5. Oh dear, so very sorry this happened to you. Tethering actually makes dogs MORE reactive! and it’s illegal in some areas. But by all means, owners of reactive dogs must take responsibility to keep their own (and others) safe.


    1. Yes it can make some more reactive, but it has only been off leash dogs that have attacked my dog. The trained boxer did not have a tether and she ran off her property, biting my dog 3 times. My dog, on leash, did not bite back. So I severely question the idea that tethering causes problems.


  6. Amy I am so sorry and this is my biggest fear. Although I live in the city we have a lot of homeless lying around drunk with dogs off leash and it is really scary to walk down the road sometimes as these people do not care and I would be stuck with the bills etc, which you were lucky with. Sending you a big hug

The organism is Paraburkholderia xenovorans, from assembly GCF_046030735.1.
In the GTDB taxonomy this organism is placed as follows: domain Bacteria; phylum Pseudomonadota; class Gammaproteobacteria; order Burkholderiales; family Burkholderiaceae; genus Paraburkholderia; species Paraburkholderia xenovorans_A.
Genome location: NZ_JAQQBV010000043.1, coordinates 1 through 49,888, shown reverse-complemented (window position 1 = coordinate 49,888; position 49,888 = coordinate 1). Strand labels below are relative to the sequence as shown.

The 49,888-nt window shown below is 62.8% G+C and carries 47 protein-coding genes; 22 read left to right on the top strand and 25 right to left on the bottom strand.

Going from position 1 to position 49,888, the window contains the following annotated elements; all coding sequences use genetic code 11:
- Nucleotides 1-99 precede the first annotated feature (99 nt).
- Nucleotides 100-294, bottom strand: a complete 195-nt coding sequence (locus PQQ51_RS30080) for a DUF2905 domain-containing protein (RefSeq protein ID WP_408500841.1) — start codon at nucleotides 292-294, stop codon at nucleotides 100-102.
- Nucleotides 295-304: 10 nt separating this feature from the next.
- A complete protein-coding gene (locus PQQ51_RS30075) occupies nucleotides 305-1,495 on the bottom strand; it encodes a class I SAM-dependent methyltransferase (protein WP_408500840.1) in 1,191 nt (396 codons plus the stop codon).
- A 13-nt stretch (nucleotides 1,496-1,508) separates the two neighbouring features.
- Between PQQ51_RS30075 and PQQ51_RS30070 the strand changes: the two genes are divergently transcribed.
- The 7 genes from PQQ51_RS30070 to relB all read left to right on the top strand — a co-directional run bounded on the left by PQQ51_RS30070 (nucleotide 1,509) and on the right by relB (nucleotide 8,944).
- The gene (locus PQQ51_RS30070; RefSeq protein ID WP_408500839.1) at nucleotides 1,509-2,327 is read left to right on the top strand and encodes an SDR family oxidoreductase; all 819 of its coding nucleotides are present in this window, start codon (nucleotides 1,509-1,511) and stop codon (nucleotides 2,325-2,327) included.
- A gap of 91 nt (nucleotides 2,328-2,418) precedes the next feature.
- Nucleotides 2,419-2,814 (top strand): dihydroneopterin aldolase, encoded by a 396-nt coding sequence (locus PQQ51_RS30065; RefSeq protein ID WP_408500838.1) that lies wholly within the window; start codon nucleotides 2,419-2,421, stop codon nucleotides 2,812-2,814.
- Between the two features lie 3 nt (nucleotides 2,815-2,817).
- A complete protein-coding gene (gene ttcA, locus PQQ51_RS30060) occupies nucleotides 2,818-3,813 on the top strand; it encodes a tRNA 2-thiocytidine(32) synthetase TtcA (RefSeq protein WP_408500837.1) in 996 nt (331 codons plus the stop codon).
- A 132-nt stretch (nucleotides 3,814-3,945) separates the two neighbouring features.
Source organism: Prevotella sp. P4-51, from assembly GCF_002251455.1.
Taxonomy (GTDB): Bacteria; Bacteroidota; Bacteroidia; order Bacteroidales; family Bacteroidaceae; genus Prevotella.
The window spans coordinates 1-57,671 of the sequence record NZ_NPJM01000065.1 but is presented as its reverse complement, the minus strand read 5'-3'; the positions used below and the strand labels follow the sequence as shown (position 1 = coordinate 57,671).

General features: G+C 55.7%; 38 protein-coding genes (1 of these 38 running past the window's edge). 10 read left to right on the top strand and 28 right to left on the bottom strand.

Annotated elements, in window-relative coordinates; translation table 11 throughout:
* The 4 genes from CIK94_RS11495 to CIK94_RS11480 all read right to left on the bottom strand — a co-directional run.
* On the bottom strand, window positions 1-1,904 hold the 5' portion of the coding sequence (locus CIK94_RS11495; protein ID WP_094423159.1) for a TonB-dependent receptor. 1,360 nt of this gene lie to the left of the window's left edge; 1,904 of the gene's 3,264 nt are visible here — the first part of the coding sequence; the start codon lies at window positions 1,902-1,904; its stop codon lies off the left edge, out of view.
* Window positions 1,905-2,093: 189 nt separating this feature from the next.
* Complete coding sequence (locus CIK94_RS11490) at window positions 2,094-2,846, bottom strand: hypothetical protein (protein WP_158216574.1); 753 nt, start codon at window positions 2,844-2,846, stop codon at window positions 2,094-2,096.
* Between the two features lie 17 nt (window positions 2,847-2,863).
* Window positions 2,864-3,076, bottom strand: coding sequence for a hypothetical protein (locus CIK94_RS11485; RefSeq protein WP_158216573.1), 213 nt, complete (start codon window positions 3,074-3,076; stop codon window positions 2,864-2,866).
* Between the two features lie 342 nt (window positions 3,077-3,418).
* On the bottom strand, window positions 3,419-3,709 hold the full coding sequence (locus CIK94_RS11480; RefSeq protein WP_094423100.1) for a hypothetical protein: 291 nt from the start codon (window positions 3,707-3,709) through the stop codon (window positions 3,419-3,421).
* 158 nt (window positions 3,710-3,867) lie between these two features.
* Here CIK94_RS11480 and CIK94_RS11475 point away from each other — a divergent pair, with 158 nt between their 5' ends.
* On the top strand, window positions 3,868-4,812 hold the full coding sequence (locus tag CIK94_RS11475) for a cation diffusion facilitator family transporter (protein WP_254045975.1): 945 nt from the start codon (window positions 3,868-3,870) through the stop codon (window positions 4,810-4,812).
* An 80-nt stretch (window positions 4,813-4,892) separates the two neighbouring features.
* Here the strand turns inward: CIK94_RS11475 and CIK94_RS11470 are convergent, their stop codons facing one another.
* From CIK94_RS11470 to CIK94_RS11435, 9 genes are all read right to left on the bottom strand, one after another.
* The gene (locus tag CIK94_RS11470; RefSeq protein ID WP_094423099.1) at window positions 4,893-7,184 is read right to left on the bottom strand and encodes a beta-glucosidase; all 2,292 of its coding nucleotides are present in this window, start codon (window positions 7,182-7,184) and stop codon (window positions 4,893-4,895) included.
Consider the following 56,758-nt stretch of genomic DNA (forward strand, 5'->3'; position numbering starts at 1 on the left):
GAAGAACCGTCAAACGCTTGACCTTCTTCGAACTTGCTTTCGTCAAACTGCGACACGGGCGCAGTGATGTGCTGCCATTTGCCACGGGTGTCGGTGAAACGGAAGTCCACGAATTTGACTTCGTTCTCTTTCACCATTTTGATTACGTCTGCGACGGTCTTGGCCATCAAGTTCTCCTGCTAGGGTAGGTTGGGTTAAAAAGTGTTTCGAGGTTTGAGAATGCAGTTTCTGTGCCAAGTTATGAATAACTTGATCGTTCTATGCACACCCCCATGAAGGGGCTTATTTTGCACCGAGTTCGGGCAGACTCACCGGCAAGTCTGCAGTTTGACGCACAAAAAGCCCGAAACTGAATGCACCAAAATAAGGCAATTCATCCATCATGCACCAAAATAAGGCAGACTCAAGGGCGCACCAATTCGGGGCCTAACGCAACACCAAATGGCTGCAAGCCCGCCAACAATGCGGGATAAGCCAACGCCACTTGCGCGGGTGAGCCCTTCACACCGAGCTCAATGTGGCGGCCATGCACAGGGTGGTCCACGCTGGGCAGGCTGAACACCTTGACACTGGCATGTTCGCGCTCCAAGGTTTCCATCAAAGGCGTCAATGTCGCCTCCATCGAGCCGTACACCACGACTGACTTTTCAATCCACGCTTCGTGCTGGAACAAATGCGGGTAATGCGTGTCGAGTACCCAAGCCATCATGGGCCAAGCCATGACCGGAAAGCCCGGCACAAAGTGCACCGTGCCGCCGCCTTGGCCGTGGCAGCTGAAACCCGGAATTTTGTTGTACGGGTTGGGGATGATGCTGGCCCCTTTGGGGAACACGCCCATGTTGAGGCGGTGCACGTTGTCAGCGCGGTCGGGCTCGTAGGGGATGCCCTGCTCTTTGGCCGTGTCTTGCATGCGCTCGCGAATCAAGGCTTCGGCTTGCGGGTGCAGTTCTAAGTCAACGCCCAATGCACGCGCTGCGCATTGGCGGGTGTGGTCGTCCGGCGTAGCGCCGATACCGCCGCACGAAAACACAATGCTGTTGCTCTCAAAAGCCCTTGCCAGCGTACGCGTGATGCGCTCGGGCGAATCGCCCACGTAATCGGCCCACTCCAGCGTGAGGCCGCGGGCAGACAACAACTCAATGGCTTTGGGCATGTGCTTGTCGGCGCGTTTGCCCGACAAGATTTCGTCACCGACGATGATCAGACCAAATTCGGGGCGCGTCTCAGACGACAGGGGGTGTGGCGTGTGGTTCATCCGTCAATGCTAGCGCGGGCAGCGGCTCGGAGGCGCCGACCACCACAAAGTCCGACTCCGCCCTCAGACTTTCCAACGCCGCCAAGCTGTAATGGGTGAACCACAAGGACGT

7. I am so sorry you and Sophie had to go through this. Dogs on leash are a requirement in Florida otherwise you get a penalty but still a lot of irresponsible pet owners keep the dogs without a leash. My Bella had a similar episode being attacked but nothing serious happened just super scary. Sending good vibes.


  8. That sounds like a terrifying experience! I hope Sophie is OK and healing well and that the surgery goes well. At least the Boxer owner paid for the bills… the owner of the dog who injured Mr. N a few months ago is adamantly denying any responsibility…